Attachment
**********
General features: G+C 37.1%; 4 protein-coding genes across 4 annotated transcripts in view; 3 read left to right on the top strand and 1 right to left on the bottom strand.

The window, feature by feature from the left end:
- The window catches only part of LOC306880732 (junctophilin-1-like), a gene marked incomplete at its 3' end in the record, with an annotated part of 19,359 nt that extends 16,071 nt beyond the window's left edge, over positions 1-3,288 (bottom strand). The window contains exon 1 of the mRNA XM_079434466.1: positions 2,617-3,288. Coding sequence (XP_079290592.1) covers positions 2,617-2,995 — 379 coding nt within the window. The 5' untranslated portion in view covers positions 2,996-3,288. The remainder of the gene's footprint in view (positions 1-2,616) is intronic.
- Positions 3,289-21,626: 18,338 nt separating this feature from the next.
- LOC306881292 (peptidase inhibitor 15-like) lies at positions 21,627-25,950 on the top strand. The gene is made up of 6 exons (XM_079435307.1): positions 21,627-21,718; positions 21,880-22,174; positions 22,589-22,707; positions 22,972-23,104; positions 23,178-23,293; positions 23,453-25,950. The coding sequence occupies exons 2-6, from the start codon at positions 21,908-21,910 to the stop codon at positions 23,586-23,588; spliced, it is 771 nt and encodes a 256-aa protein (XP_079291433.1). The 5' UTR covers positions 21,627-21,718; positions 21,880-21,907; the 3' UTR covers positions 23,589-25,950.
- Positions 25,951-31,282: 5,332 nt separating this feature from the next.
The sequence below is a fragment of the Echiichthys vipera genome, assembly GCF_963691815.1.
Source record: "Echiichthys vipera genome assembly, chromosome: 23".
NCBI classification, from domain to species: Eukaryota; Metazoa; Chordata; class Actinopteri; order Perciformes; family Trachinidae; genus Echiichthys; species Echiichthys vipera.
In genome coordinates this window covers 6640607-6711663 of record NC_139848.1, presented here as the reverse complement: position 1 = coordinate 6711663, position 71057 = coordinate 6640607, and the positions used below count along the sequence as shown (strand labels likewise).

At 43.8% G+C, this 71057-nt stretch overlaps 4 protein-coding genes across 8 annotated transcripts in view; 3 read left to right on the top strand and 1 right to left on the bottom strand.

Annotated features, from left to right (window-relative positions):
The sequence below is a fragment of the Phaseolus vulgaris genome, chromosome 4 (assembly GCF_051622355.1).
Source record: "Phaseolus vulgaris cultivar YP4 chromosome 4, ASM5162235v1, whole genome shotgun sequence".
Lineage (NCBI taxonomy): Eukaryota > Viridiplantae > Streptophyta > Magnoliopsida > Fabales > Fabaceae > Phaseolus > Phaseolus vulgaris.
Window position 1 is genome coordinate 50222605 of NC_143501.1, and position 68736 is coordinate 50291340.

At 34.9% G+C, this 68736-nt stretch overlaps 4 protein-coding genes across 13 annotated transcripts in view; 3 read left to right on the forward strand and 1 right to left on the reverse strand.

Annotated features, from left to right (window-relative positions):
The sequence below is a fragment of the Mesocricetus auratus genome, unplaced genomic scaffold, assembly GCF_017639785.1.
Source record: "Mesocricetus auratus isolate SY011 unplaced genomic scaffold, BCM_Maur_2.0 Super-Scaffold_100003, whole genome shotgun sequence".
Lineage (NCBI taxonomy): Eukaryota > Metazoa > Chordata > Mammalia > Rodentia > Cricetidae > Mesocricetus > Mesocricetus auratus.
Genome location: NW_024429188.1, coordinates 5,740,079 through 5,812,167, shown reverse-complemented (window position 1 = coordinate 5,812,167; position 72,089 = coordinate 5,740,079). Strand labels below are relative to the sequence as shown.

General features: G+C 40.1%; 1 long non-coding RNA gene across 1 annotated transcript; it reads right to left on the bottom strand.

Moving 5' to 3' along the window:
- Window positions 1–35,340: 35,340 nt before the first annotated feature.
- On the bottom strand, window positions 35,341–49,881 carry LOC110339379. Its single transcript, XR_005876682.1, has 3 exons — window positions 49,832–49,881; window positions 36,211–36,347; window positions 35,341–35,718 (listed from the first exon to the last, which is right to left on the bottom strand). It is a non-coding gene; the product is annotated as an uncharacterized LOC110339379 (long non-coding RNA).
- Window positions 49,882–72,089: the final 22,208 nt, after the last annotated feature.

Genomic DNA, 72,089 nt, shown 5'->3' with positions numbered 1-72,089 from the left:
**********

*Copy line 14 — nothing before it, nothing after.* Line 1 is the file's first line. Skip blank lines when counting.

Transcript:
Source record: "Phaseolus vulgaris cultivar YP4 chromosome 4, ASM5162235v1, whole genome shotgun sequence".